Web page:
Abate v. Abate
Abate v. Abate, 377 S.C. 548, 660 S.E.2d 515 (Ct.App. 2008), is a published March 2008 opinion from the South Carolina Court of Appeals. The primary issue on appeal was whether my client, Mr. Abate (the father of a child diagnosed with ADHD) was in contempt of court for failing to give his son ADHD medications during his summer 2005 visitation. The Court of Appeals reversed the family court’s finding of contempt, finding his “acts demonstrate a good-faith effort to comply with the Decree’s requirement to follow Child’s ‘pediatrician’s and/or psychiatrist’s orders regarding medication.’” The Court of Appeals additionally held that “Father’s temporary, physician-sanctioned drug holiday for Child indicates an effort to comply with the Decree by exploring ‘drug-free methods of raising child outside Child’s school year to avoid compromising Child’s performance in school.’”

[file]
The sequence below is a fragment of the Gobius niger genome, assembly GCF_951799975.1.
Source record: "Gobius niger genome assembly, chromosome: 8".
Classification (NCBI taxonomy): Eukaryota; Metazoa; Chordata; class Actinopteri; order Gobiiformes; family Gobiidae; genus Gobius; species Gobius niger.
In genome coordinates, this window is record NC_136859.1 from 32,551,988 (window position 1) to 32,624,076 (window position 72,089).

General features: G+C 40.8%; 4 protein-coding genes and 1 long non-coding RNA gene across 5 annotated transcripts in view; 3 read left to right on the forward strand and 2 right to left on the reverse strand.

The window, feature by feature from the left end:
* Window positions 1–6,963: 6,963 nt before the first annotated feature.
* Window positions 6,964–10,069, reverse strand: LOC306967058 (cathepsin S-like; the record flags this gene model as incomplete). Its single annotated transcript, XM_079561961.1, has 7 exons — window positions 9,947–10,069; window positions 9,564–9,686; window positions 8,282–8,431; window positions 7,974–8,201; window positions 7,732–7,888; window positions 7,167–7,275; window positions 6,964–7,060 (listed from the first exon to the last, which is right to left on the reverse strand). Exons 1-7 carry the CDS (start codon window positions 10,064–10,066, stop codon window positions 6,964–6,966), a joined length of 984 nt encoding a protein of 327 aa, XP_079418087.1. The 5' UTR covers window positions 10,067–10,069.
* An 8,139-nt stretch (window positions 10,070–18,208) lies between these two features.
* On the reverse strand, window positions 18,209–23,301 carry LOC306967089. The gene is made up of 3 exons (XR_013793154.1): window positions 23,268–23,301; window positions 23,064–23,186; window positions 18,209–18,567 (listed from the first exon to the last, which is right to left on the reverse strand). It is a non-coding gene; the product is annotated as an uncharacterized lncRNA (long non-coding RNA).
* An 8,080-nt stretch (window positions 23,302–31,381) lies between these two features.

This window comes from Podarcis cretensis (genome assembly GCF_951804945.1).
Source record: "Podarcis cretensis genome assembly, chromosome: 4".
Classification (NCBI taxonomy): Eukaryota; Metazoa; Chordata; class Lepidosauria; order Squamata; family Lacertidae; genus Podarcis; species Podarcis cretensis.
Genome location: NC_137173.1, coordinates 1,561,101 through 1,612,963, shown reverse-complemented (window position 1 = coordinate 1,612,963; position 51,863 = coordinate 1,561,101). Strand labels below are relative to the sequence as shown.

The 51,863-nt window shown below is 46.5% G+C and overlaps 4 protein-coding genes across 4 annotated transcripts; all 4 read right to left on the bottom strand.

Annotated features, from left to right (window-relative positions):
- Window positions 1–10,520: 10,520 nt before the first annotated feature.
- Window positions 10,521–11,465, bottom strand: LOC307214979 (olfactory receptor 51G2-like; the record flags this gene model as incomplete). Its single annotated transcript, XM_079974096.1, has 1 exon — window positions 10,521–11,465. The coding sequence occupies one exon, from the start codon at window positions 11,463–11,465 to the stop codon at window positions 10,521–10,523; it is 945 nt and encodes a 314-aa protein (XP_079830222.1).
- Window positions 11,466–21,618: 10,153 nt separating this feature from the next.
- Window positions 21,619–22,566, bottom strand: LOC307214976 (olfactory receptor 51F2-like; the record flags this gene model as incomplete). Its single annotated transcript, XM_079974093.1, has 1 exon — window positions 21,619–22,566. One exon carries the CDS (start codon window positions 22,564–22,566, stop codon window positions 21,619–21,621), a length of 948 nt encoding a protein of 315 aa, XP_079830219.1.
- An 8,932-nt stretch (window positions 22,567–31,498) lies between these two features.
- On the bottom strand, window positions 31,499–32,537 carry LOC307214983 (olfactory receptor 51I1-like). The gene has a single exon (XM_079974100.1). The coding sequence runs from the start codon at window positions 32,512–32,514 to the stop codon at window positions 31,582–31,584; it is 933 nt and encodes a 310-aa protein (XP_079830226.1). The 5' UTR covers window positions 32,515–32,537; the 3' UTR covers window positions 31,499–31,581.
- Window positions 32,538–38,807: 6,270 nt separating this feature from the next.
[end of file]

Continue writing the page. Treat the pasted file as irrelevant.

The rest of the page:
In addition, the Court of Appeals found that there was an ambiguity in the parties’ agreement regarding summer day care costs, allowing Mr. Abate to go back to court to resolve whether he was entitled to credit for these expenses in future years. The Court of Appeals also remanded the family court’s denial of Mr. Abate’s request for attorney’s fees from the lower court hearing back the family court.